The Gauteng health department yesterday denied claims by unions that mortuary workers were forced to conduct autopsies, despite the fact that this fell outside the scope of their job description.
The National Education Health and Allied Workers Union (Nehawu) made the claims before going on strike two weeks ago, saying that the department must hire more doctors to conduct autopsies instead of leaving it up to pathologists to do, as they do not get paid for the work.
But yesterday, the department sent a statement written by Professor Gert Saayman, head of the Forensic Pathology Department at the University of Pretoria, disputing this claim.
He said workers employed to assist forensic pathologists knew that their work would entail the dissection of bodies.
“It is clear from most of these reports that there is a severe lack of knowledge regarding the practice of forensic death investigations,” he said.
“Every person who has applied for a position as a forensic officer within the respective provincial departments of health knew full well and in advance what the scope and nature of their expected duties would be: in particular, they knew that they would be expected to assist with dissection and evisceration duties – this has been standard practice for decades. No person applies for a job which entails working with and dissecting dead bodies and is unaware of the nature of the duties which will be expected of them!”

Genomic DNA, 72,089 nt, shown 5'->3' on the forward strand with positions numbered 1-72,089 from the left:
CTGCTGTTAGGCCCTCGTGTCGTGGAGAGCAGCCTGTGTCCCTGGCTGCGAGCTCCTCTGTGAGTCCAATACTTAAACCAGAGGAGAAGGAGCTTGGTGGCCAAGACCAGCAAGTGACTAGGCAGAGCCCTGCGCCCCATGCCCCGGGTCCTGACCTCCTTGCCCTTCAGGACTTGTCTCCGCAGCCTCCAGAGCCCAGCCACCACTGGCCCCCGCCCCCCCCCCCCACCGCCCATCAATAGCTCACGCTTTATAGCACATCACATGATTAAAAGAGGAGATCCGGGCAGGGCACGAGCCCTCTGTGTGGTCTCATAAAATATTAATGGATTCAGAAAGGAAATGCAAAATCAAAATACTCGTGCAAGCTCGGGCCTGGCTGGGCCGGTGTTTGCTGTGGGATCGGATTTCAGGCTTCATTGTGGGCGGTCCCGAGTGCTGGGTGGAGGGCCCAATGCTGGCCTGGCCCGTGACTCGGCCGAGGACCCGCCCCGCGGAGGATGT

Nehawu this week held talks with the health department, together with other unions, after their two-week strike led to a backlog of about 200 bodies to be released to families around the province.
Nehawu spokesperson Khaya Xaba said after reaching a settlement with government, union leaders intended to convince workers to return to work over the weekend and put in overtime to deal with the backlog.